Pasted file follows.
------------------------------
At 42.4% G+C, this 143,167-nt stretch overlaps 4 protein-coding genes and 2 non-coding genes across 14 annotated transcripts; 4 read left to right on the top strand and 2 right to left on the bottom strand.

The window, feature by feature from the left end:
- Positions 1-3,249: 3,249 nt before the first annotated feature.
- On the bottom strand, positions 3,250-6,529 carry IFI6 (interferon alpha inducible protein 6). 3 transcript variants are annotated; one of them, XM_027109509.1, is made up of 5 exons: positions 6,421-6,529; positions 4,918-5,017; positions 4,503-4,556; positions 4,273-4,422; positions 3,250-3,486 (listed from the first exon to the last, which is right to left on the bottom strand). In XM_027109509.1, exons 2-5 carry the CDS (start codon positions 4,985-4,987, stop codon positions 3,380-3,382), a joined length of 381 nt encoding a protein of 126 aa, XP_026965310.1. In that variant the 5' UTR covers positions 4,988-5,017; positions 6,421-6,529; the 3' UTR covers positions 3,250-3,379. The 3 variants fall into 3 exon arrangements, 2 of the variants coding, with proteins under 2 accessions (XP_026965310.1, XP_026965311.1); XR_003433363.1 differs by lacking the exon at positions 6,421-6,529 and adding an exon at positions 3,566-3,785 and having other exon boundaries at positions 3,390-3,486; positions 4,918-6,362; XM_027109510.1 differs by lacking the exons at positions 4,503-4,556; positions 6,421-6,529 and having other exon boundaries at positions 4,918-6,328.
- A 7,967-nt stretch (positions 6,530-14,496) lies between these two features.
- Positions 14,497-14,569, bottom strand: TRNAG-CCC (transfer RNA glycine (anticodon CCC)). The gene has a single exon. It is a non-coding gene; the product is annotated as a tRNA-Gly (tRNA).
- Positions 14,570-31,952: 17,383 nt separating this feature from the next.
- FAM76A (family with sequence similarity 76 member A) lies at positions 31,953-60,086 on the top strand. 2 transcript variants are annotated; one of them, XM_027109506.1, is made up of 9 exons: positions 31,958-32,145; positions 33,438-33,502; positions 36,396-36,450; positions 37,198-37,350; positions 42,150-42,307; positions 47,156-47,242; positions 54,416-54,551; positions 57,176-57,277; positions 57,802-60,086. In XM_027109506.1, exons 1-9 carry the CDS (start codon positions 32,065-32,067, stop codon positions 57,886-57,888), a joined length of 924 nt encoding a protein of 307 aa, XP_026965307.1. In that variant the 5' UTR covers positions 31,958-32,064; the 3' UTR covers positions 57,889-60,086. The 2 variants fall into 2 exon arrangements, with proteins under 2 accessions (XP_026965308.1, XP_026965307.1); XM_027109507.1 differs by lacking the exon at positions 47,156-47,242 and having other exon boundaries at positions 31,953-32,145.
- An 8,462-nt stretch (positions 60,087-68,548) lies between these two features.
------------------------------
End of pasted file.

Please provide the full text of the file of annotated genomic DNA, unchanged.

At 42.4% G+C, this 143,167-nt stretch overlaps 4 protein-coding genes and 2 non-coding genes across 14 annotated transcripts; 4 read left to right on the top strand and 2 right to left on the bottom strand.

The window, feature by feature from the left end:
- Positions 1-3,249: 3,249 nt before the first annotated feature.
- On the bottom strand, positions 3,250-6,529 carry IFI6 (interferon alpha inducible protein 6). 3 transcript variants are annotated; one of them, XM_027109509.1, is made up of 5 exons: positions 6,421-6,529; positions 4,918-5,017; positions 4,503-4,556; positions 4,273-4,422; positions 3,250-3,486 (listed from the first exon to the last, which is right to left on the bottom strand). In XM_027109509.1, exons 2-5 carry the CDS (start codon positions 4,985-4,987, stop codon positions 3,380-3,382), a joined length of 381 nt encoding a protein of 126 aa, XP_026965310.1. In that variant the 5' UTR covers positions 4,988-5,017; positions 6,421-6,529; the 3' UTR covers positions 3,250-3,379. The 3 variants fall into 3 exon arrangements, 2 of the variants coding, with proteins under 2 accessions (XP_026965310.1, XP_026965311.1); XR_003433363.1 differs by lacking the exon at positions 6,421-6,529 and adding an exon at positions 3,566-3,785 and having other exon boundaries at positions 3,390-3,486; positions 4,918-6,362; XM_027109510.1 differs by lacking the exons at positions 4,503-4,556; positions 6,421-6,529 and having other exon boundaries at positions 4,918-6,328.
- A 7,967-nt stretch (positions 6,530-14,496) lies between these two features.
- Positions 14,497-14,569, bottom strand: TRNAG-CCC (transfer RNA glycine (anticodon CCC)). The gene has a single exon. It is a non-coding gene; the product is annotated as a tRNA-Gly (tRNA).
- Positions 14,570-31,952: 17,383 nt separating this feature from the next.
- FAM76A (family with sequence similarity 76 member A) lies at positions 31,953-60,086 on the top strand. 2 transcript variants are annotated; one of them, XM_027109506.1, is made up of 9 exons: positions 31,958-32,145; positions 33,438-33,502; positions 36,396-36,450; positions 37,198-37,350; positions 42,150-42,307; positions 47,156-47,242; positions 54,416-54,551; positions 57,176-57,277; positions 57,802-60,086. In XM_027109506.1, exons 1-9 carry the CDS (start codon positions 32,065-32,067, stop codon positions 57,886-57,888), a joined length of 924 nt encoding a protein of 307 aa, XP_026965307.1. In that variant the 5' UTR covers positions 31,958-32,064; the 3' UTR covers positions 57,889-60,086. The 2 variants fall into 2 exon arrangements, with proteins under 2 accessions (XP_026965308.1, XP_026965307.1); XM_027109507.1 differs by lacking the exon at positions 47,156-47,242 and having other exon boundaries at positions 31,953-32,145.
- An 8,462-nt stretch (positions 60,087-68,548) lies between these two features.